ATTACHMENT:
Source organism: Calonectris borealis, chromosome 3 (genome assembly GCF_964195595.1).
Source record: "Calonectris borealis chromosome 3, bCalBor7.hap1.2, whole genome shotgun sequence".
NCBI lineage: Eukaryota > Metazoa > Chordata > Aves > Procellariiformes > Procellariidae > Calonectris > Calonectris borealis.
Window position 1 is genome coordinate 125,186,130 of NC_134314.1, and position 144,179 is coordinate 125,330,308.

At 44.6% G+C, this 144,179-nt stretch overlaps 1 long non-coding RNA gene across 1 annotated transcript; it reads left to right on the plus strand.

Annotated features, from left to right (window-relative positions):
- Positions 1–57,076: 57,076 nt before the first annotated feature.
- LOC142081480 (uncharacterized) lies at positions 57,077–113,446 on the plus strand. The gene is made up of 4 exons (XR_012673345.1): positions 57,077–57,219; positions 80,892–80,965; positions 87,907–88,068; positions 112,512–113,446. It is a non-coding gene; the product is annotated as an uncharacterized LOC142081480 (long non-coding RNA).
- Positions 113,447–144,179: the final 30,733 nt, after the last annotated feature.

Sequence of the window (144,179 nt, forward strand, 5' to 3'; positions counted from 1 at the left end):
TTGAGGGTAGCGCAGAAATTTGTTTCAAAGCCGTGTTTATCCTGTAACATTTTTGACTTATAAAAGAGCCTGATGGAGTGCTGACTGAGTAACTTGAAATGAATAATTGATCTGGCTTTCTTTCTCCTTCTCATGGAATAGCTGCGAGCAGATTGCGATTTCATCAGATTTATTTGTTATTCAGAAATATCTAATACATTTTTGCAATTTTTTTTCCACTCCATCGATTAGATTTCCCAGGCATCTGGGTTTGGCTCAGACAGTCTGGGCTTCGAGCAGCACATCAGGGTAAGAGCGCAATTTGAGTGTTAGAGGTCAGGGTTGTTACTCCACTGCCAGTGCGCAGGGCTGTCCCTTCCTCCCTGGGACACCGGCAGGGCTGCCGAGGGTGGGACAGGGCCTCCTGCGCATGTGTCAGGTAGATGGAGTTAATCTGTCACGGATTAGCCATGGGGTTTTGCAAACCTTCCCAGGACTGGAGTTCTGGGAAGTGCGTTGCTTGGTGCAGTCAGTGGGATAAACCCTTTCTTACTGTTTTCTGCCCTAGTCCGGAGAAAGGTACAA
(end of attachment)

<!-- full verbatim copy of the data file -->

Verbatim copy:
Source organism: Calonectris borealis, chromosome 3 (genome assembly GCF_964195595.1).
Source record: "Calonectris borealis chromosome 3, bCalBor7.hap1.2, whole genome shotgun sequence".
NCBI lineage: Eukaryota > Metazoa > Chordata > Aves > Procellariiformes > Procellariidae > Calonectris > Calonectris borealis.
Window position 1 is genome coordinate 125,186,130 of NC_134314.1, and position 144,179 is coordinate 125,330,308.

At 44.6% G+C, this 144,179-nt stretch overlaps 1 long non-coding RNA gene across 1 annotated transcript; it reads left to right on the plus strand.

Annotated features, from left to right (window-relative positions):
- Positions 1–57,076: 57,076 nt before the first annotated feature.
- LOC142081480 (uncharacterized) lies at positions 57,077–113,446 on the plus strand. The gene is made up of 4 exons (XR_012673345.1): positions 57,077–57,219; positions 80,892–80,965; positions 87,907–88,068; positions 112,512–113,446. It is a non-coding gene; the product is annotated as an uncharacterized LOC142081480 (long non-coding RNA).
- Positions 113,447–144,179: the final 30,733 nt, after the last annotated feature.

Sequence of the window (144,179 nt, forward strand, 5' to 3'; positions counted from 1 at the left end):
TTGAGGGTAGCGCAGAAATTTGTTTCAAAGCCGTGTTTATCCTGTAACATTTTTGACTTATAAAAGAGCCTGATGGAGTGCTGACTGAGTAACTTGAAATGAATAATTGATCTGGCTTTCTTTCTCCTTCTCATGGAATAGCTGCGAGCAGATTGCGATTTCATCAGATTTATTTGTTATTCAGAAATATCTAATACATTTTTGCAATTTTTTTTCCACTCCATCGATTAGATTTCCCAGGCATCTGGGTTTGGCTCAGACAGTCTGGGCTTCGAGCAGCACATCAGGGTAAGAGCGCAATTTGAGTGTTAGAGGTCAGGGTTGTTACTCCACTGCCAGTGCGCAGGGCTGTCCCTTCCTCCCTGGGACACCGGCAGGGCTGCCGAGGGTGGGACAGGGCCTCCTGCGCATGTGTCAGGTAGATGGAGTTAATCTGTCACGGATTAGCCATGGGGTTTTGCAAACCTTCCCAGGACTGGAGTTCTGGGAAGTGCGTTGCTTGGTGCAGTCAGTGGGATAAACCCTTTCTTACTGTTTTCTGCCCTAGTCCGGAGAAAGGTACAA